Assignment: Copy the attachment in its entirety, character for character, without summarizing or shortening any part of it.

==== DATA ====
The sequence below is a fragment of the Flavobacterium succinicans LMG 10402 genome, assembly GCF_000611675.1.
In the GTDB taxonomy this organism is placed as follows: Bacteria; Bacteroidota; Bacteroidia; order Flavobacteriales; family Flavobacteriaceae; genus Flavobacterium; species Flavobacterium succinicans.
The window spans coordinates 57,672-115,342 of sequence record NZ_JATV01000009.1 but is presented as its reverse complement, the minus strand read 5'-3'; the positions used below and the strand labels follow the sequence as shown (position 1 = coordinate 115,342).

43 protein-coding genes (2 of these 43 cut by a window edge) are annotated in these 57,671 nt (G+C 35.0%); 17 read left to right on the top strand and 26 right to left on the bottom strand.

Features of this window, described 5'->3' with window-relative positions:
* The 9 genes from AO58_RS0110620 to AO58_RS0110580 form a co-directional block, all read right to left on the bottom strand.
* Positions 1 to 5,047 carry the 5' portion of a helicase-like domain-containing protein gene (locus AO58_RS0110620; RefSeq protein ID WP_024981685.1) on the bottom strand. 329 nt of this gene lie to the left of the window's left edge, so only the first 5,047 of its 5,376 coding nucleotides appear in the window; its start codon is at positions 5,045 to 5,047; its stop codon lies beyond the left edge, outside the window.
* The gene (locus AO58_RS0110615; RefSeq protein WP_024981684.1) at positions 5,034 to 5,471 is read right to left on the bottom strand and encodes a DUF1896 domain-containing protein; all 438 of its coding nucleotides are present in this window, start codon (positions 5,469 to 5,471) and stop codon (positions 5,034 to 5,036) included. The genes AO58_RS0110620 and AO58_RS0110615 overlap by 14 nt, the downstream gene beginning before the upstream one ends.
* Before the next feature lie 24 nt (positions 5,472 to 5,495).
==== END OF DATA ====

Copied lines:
The sequence below is a fragment of the Flavobacterium succinicans LMG 10402 genome, assembly GCF_000611675.1.
In the GTDB taxonomy this organism is placed as follows: Bacteria; Bacteroidota; Bacteroidia; order Flavobacteriales; family Flavobacteriaceae; genus Flavobacterium; species Flavobacterium succinicans.
The window spans coordinates 57,672-115,342 of sequence record NZ_JATV01000009.1 but is presented as its reverse complement, the minus strand read 5'-3'; the positions used below and the strand labels follow the sequence as shown (position 1 = coordinate 115,342).

43 protein-coding genes (2 of these 43 cut by a window edge) are annotated in these 57,671 nt (G+C 35.0%); 17 read left to right on the top strand and 26 right to left on the bottom strand.

Features of this window, described 5'->3' with window-relative positions:
* The 9 genes from AO58_RS0110620 to AO58_RS0110580 form a co-directional block, all read right to left on the bottom strand.
* Positions 1 to 5,047 carry the 5' portion of a helicase-like domain-containing protein gene (locus AO58_RS0110620; RefSeq protein ID WP_024981685.1) on the bottom strand. 329 nt of this gene lie to the left of the window's left edge, so only the first 5,047 of its 5,376 coding nucleotides appear in the window; its start codon is at positions 5,045 to 5,047; its stop codon lies beyond the left edge, outside the window.
* The gene (locus AO58_RS0110615; RefSeq protein WP_024981684.1) at positions 5,034 to 5,471 is read right to left on the bottom strand and encodes a DUF1896 domain-containing protein; all 438 of its coding nucleotides are present in this window, start codon (positions 5,469 to 5,471) and stop codon (positions 5,034 to 5,036) included. The genes AO58_RS0110620 and AO58_RS0110615 overlap by 14 nt, the downstream gene beginning before the upstream one ends.
* Before the next feature lie 24 nt (positions 5,472 to 5,495).